Sijben Rosa

Voor de Schermen, 2019
Lecture-performance, 35 minutes, Installation 5 x 5 x 2 m, Concrete, PCV, Wool
Something to hold on to, 2019
Collaboration with David Bernstein
Sculpture-performance at SculptureCenter New York City
Demo, 2018/2019
Installation/performance, 7 construction site signs, dimensions variable, 2.5x12x5m in total
Place, 2017
Sculpture-performance, ongoing, 55x50x95cm, fibreglass, polyester, metal, wood
A Sculpture Like You and Me, 2016/2017
Collaboration with Sarah Boers, Performance, ca. 25 min

Sculpture Luggage, a Piece of Performance, 2016
Sculpture-performance, Balsa wood (solid), covered with epoxy, 55 x 35 x 25 cm
Zouden Zullen Zijn, 2015
Installation, clear polyester, dimensions variable, individual blocks 90 x 35 x 45mm
Pocket Work, 2014
Sculpture-performance, 12,5 x 8 x 3 cm, 1 month, 5 editions, wood, epoxy, wool felt

Amsterdam-based visual artist Sijben Rosa (they/them) makes objects and choreographs situations around them using performative means. Sijben’s objects seem to have a purpose, yet their practical functions – if they have them at all – remain unknown. This ambiguity creates an oasis amidst the structured efficiency of everyday life. The objects do not claim a purpose, rather they claim space for nothingness. And in doing so, they actually generate space – for thinking, for speaking, for simply existing without the need for justification, offering a void that’s ready to allow something new to emerge. Ultimately, Sijben aims for an artistic practice that deals with the social, economic, and aesthetic status of objects, contemplating the interplay between objecthood and personhood – a practice that essentially seeks to encourage awareness of one’s position amongst other subjects and other objects.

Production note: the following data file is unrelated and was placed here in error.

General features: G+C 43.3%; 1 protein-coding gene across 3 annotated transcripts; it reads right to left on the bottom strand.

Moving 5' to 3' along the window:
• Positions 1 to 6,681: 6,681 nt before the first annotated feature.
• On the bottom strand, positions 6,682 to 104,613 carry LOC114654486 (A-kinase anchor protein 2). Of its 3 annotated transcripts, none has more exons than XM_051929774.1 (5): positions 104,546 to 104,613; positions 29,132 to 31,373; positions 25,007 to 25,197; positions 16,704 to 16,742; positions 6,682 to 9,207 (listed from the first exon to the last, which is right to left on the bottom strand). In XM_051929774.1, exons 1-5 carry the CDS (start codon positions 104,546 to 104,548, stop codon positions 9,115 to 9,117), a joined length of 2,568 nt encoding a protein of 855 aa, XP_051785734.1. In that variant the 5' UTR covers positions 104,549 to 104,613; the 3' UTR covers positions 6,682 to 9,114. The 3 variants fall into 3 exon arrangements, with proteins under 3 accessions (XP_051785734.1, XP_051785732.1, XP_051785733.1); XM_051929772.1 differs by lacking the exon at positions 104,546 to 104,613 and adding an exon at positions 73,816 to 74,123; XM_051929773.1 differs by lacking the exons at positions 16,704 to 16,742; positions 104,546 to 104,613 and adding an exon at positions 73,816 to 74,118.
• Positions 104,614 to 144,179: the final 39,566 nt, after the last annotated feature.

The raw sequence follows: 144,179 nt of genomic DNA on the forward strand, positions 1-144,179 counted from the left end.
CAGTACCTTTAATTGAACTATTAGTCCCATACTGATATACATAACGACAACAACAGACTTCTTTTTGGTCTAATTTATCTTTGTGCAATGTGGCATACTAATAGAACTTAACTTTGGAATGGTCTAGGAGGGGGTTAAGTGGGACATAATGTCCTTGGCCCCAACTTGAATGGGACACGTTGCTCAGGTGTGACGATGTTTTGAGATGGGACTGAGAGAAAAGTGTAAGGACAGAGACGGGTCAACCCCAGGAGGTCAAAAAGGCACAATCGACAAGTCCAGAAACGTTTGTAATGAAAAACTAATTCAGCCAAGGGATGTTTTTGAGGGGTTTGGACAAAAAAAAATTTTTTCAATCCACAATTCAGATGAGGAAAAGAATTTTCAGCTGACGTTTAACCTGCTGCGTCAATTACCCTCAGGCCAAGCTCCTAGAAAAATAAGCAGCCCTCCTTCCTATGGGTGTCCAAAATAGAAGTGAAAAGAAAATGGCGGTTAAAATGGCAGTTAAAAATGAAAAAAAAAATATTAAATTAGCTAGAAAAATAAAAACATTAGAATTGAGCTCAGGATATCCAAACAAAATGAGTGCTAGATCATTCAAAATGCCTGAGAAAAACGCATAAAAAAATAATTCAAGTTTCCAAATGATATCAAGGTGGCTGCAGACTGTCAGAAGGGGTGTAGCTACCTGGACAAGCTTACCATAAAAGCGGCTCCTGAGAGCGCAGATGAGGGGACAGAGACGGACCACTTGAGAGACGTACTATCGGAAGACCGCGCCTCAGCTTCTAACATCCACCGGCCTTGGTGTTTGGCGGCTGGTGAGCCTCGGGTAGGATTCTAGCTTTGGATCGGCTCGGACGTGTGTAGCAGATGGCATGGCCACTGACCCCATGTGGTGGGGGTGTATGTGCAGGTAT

Sijben Rosa (1988, Alkmaar, NL) graduated from the Gerrit Rietveld Academy in 2012, winning the ‘Fine Arts Award’; the Fine Arts departmental prize for best graduation candidate. Since then they has undertaken several international residencies, and her work has been exhibited widely, including at Biquini Wax Mexico City, Kunstverein Düsseldorf, KW Berlin, Salt Istanbul, CAB Brussels, De Appel Amsterdam and SculptureCenter New York City. Sijben taught at various art academies in the Netherlands, including at the Rietveld Academie and KABK the Hague.

During her time at AiR351, they will be producing a new work titled ‘A little bit like the soul’. This combines sculpture, performative interaction and film, and explores how objects can serve to make abstract social and political concepts tangible, in this case gender inequality and dominant social norms surrounding parenthood. Even though the sculpture itself is inanimate, how we interact with it, interpret it and attach meaning to it, turns the object into a catalyst for human interaction and dialogue.